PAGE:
This is not the kind of justification for governmental delay in bringing a criminal case to trial which the courts have accepted as "reasonable." See e.g., United States v. Simmons, 338 F.2d 804 (2d Cir. 1964), cert. denied, 380 U.S. 983, 85 S. Ct. 1352, 14 L. Ed. 2d 276 (1965) (need to complete undercover work); United States v. Brown, 188 F. Supp. 624 (S.D.N.Y. 1960) (need to further investigate crime). Rather, this is the very type of "purposeful" delay against which the Sixth Amendment seeks to guard. See Pollard v. United States, 352 U.S. 354, 361-362, 77 S. Ct. 481, 1 L. Ed. 2d 393 (1957). The rights of this defendant should not have been "sacrificed" in order to give Government lawyers a chance to "practice."

 The court finds that defendant has been prejudiced by the long and improper delay. First, defendant has been subject to the "ignominy and psychological burden of a public indictment" for over six years, (United States v. Alo, 439 F.2d 751, 756, n. 11 (2d Cir., 1971), while the Government waited to determine whether there was any legal basis for applying the law to the facts presented.

 Secondly, defendant suffers from Paget's Disease (hypertrophy and deformation of the bony tissue), which, over the years which have elapsed, has become much worse, making it difficult for defendant to physically participate in preparing his defense with the aid of counsel. Defendant is now fifty-nine years of age. The facts go back nine years. The lapse of time involved here makes it self-evident that the facts must now be dusted off by both Government and defendant in an effort to establish the charge and present a defense. Indeed, the delay here "might be so substantial as to be [itself considered] prima facie prejudicial." United States v. Simmons, supra, 338 F.2d at 808. See United States ex rel. Solomon v. Mancusi, 412 F.2d 88, 90-91 (2d Cir. 1969).

 Lastly, the court considers the element of waiver. In this Circuit one must "demand" a speedy trial or be deemed to have waived the right to it. United States v. Lustman, supra ; Maxwell v. United States, 439 F.2d 135 (2d Cir., 1971); United States v. Fitzpatrick, 437 F.2d 19 (2d Cir., 1970); United States v. Haggett, 438 F.2d 396 (2d Cir., 1971); United States v. Smalls, supra. However, the waiver element is only one of the four elements to be considered by the court and need not be dispositive. Here the case was marked off the calendar by the Government in December 1968, after three and one half years. Defendant had every right, at that juncture, to believe that the prosecution had been abandoned. One cannot realistically expect a defendant to move to dismiss an indictment which the Government apparently has abandoned. See, United States v. Mann, supra, 291 F. Supp. at 274-275. The New York Court of Appeals has recently ruled that there is no legal duty on a defendant to move for a speedy trial. People of the State of New York v. Minicone, 28 N.Y. 2d 279, 321 N.Y.S. 2d 570, 270 N.E. 2d 300 (1971). The delay involved in the case was approximately four years between indictment and trial, and there was evidence that the defendants had acquiesced in it. No "demand" was ever made. The court, noting that the Sixth Amendment requirement for expedient trials governs prosecutions in state courts, said, "The obligation is on the prosecutor to move the trial promptly and no demand by the accused is required to actuate this obligation." It further noted that federal courts in cases such as Klopfer v. North Carolina, 386 U.S. 213, 87 S. Ct. 988, 18 L. Ed. 2d 1 (1967) and Dickey v. Florida, 398 U.S. 30, 90 S. Ct. 1564, 26 L. Ed. 2d 26 (1970) have been tightening requirements to insure expedition of criminal cases. The indictment was dismissed. See also, People v. Prosser, 309 N.Y. 353, 358, 130 N.E. 2d 891 (1955) to the same effect. Recent "Second Circuit Rules Regarding Prompt Disposition of Criminal Cases" (promulgated January 5, 1971, effective July 5, 1971) now sanction dismissal of an indictment if not tried within six months even without a showing of prejudice by the defendant, provided no good cause for delay has been shown. And one Supreme Court Justice has indicated that it is at least an open question whether a defendant must make such a demand. Dickey v. Florida, supra. (Mr. Justice Brennan concurring, 398 U.S. at 38-40, 90 S. Ct. 1564).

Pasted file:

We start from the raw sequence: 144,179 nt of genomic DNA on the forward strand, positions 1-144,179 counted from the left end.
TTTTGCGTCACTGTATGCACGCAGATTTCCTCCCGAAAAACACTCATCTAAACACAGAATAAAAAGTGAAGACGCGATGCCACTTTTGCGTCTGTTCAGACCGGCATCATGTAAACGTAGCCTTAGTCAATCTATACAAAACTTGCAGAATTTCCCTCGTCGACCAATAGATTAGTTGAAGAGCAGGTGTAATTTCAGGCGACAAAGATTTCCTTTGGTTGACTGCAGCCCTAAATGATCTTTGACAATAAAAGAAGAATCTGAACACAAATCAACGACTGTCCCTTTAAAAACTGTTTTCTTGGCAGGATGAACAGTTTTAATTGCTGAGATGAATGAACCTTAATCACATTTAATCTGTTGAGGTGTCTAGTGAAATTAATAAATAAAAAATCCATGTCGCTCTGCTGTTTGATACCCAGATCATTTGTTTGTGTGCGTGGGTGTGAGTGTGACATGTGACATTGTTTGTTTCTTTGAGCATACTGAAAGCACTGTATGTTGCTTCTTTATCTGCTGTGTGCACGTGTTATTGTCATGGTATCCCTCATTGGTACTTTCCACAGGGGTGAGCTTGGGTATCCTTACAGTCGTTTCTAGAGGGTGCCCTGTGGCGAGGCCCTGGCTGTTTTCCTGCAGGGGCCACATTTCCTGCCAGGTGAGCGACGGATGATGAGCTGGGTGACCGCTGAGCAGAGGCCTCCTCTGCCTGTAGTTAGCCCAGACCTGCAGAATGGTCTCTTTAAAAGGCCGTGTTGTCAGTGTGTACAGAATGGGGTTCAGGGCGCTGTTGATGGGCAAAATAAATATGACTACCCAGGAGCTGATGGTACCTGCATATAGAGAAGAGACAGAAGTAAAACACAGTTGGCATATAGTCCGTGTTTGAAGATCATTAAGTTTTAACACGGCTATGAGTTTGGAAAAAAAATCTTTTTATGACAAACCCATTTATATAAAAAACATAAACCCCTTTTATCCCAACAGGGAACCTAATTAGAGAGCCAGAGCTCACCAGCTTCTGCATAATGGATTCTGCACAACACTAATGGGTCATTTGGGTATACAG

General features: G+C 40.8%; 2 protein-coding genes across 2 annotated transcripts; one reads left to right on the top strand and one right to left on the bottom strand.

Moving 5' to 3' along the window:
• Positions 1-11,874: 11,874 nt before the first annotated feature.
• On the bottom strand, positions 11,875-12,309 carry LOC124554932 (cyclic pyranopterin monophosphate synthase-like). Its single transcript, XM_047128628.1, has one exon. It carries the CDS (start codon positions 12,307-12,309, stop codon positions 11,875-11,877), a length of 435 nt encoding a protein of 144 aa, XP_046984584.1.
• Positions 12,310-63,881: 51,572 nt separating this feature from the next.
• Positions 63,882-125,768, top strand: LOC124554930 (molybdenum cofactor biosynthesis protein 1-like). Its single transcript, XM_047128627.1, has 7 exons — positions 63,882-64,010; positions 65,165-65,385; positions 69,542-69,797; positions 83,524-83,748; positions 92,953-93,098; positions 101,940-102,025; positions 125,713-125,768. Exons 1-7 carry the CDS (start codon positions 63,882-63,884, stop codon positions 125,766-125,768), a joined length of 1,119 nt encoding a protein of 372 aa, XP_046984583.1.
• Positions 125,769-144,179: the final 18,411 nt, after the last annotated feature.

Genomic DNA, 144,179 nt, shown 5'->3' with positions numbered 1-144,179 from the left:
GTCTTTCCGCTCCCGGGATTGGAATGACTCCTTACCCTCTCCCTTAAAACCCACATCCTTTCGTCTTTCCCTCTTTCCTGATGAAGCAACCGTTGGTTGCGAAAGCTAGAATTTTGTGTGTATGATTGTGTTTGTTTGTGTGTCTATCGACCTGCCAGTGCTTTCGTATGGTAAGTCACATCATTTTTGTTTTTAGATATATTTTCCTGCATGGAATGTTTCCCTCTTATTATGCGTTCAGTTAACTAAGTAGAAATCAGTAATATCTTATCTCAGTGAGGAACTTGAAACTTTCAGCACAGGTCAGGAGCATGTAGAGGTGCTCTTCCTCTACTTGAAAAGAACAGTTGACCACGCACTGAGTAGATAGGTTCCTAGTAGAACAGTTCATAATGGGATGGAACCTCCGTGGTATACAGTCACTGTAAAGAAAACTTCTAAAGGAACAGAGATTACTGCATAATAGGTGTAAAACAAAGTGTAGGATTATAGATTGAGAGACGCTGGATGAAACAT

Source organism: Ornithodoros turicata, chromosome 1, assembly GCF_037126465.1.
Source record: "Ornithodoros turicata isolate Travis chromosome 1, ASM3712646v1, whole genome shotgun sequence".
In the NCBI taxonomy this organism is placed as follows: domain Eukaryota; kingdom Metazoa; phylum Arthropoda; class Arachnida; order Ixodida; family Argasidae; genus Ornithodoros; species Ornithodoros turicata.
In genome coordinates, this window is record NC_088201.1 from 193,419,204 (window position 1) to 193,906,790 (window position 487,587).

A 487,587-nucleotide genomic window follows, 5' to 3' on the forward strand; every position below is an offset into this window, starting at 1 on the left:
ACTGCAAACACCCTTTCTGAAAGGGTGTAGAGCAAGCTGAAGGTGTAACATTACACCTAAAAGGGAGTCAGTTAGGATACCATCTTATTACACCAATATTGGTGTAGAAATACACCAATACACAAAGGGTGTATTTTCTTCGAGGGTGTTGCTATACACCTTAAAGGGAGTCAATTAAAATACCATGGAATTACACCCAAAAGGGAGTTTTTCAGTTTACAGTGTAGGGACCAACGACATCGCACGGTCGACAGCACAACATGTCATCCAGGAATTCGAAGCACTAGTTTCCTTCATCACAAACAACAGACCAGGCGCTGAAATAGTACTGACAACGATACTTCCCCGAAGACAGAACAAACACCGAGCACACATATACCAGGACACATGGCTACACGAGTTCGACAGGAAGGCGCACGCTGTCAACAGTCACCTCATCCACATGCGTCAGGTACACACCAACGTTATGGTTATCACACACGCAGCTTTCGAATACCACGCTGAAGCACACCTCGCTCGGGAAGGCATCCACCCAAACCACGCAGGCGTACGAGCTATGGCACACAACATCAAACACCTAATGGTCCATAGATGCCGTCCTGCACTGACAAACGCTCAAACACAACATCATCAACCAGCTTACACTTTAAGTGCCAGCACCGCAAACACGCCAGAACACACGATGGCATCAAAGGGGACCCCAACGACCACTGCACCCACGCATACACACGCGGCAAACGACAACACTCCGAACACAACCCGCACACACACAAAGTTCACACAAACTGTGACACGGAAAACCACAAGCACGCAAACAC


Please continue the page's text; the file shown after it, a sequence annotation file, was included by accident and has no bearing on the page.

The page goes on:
Here, the case was restored to the calendar (December, 1969), a year after being marked off by the Government. It then took more than a year before the case was finally assigned to a judge for trial. Although this latter fact demonstrates that defendant's attorney was remiss in not moving for a speedy trial to protect his client's rights long prior to the instant motion, he did not completely waive the right in the sense that he made no motion and raised the question for the first time after conviction or on appeal which is the usual and customary context in which a waiver question is considered. Johnson v. Zerbst, 304 U.S. 458, 58 S. Ct. 1019, 82 L. Ed. 1461 (1938). Defendant has now made this motion relying on the decision of the N.Y. Court of Appeals to the effect that he need not have made a demand for a speedy trial in order to prevail upon this motion. As pointed out above, although waiver is a factor to be considered by this court, it is only one of four to be considered and is not necessarily determinative of the issue. Defense counsel was fully aware of the Government's plan not to bring this case to trial and, perhaps, abandon it if the other first tried cases were unsuccessful. He represented at least one other defendant already tried. The Government admits defense counsel was aware of its strategy. This court, therefore, holds that although defendant failed to move promptly for a speedy trial, he made his motion when it became clear for the first time that the Government would not abandon the prosecution.

 For all of the foregoing reasons, the motion to dismiss is granted.

 So ordered.